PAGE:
The Writers Building features in the story, ‘Ashtami’, part of my forthcoming book ‘The Chronicler of the Hooghly and other stories’. Should you wish to receive exclusive previews and the chance of winning a free copy of the book, do write to me @ author.esgee@gmail.com

#historicalfiction,#pageturner,#thechroniclerofthehooghly,#shatighosal,#ashtami,#writersbuilding.

The Birth of the Chronicler of the Hooghly


Borders were drawn through history dividing mankind into smaller more manageable divisions that could be ruled and led. Borderless is a celebration of the human spirit that soars exploring and developing links beyond all the borders that exist in today’s world. 

Borderless is a literary journal to connect all writers and readers beyond the bonds of money, nationality, rituals and cultures… to a world of ideals. We look for any positive input — humour, poetry, prose. There are no boundaries to human imagination and thought and that is what we are set to explore…

I am delighted to append below the book excerpt of ‘The Chronicler of the Hooghly and other stories’ featured in the November 2020 edition of the Borderless journal.

#thechronicler of the Hooghly, #shaktighosal,#borderlessjournal

The London Birmingham Railways and Prince Dwarkanath Tagore


England, 1842

“The train was chugging on the newly opened London Birmingham Railways. Inside the well-appointed first class carriage sat an elderly English couple and a middle aged distinguished looking Indian gentleman. The latter was listening to the tchjk tchjk tchjk of the engine as his mind raced with the possibilities of Railways in his native land.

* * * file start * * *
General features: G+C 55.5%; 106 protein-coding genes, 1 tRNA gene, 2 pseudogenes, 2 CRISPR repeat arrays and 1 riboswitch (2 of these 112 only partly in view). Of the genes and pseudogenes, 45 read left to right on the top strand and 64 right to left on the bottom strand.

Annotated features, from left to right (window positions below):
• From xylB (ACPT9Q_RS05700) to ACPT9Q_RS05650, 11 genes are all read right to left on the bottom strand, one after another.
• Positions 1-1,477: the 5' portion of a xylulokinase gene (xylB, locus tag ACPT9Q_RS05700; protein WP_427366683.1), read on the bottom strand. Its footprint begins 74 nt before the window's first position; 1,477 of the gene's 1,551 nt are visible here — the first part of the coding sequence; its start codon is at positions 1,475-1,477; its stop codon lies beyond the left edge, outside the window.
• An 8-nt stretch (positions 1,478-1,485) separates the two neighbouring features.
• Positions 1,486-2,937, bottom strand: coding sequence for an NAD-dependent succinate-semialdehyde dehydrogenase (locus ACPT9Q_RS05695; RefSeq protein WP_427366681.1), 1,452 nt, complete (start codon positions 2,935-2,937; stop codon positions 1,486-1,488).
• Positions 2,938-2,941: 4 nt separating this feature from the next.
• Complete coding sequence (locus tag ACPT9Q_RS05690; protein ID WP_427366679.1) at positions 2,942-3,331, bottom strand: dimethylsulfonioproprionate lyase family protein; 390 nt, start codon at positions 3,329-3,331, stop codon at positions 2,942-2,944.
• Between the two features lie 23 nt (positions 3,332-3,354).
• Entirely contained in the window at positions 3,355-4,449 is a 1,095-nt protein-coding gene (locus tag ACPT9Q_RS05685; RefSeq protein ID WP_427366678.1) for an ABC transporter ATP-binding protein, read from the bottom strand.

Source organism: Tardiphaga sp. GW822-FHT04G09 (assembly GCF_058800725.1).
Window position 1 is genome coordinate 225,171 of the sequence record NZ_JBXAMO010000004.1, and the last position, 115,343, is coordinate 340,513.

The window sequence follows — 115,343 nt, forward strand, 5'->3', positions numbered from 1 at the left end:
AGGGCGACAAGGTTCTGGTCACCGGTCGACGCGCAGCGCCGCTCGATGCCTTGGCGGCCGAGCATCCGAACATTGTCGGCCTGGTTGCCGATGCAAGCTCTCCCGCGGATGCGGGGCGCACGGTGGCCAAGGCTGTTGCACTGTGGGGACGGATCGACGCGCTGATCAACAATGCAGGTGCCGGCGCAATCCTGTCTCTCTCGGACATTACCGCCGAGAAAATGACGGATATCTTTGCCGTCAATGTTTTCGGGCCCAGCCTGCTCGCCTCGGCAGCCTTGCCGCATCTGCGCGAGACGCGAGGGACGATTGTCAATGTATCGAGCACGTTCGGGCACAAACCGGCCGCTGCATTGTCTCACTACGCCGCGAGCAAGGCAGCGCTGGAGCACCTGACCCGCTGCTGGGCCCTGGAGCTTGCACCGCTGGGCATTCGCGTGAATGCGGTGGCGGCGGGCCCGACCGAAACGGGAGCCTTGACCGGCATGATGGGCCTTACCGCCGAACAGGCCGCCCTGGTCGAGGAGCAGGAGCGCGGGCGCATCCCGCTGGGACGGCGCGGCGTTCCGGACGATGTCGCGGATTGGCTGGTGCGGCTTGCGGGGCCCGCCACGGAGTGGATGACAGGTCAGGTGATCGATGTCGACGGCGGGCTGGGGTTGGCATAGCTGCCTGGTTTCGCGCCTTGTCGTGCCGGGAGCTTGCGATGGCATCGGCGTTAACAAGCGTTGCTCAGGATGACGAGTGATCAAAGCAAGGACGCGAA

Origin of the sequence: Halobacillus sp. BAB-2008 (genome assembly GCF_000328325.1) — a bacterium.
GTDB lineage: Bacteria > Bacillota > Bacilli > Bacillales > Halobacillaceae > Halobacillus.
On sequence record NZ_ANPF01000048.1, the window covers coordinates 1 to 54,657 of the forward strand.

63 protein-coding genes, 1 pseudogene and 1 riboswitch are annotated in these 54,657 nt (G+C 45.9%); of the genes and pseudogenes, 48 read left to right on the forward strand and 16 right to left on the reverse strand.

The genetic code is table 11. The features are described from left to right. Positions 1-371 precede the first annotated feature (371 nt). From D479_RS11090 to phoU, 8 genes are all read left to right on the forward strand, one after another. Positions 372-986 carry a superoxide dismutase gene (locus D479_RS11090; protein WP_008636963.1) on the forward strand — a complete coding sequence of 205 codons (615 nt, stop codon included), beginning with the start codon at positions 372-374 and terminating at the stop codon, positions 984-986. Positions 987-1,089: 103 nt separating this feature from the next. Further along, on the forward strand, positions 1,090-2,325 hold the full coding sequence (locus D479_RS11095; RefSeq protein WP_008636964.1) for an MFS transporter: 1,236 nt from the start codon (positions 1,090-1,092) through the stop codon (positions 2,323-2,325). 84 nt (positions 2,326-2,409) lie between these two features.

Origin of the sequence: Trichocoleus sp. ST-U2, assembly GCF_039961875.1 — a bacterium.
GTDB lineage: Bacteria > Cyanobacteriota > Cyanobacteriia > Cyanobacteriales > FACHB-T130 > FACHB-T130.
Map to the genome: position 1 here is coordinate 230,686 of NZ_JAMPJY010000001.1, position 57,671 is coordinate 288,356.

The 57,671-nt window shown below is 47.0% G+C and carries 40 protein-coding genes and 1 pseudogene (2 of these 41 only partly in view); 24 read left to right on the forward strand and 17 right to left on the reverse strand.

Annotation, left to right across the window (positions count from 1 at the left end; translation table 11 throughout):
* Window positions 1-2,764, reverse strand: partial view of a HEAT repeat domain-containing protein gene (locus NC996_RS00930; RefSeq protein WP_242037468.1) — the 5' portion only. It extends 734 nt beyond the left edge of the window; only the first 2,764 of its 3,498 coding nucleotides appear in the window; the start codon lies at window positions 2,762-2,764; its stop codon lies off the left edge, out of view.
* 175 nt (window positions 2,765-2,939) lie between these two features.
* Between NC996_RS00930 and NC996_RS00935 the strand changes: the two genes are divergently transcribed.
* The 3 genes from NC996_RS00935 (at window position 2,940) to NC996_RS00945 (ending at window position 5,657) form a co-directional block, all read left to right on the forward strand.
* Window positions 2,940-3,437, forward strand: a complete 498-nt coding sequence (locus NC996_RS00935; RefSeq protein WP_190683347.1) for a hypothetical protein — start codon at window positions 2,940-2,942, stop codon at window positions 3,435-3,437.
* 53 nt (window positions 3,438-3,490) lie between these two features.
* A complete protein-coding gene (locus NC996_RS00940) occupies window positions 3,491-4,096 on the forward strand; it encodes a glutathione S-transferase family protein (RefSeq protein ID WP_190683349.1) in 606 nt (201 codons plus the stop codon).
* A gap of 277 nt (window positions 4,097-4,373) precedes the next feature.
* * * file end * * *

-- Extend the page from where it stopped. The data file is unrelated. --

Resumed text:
“Good morning to you Sir. Are you from India?”, asked the English Gentleman, opening a conversation with a fellow passenger who seemed to be from the exotic Orient.

“Good morning, indeed so”, came the response with perfect diction. “I am Dwarkanath Tagore and I am visiting England on business”.

“I am Thomas Woods from Berkhamsted”. Leaning over both men shook hands and Dwarkanath bowed to the lady with respect. The conversation warmed up.”

Snippet: The London and Birmingham Railway (L&BR) was an early railway company in the United Kingdom.The 112-mile railway line between London and Birmingham, was the first intercity line to be built and was engineered by Robert Stephenson.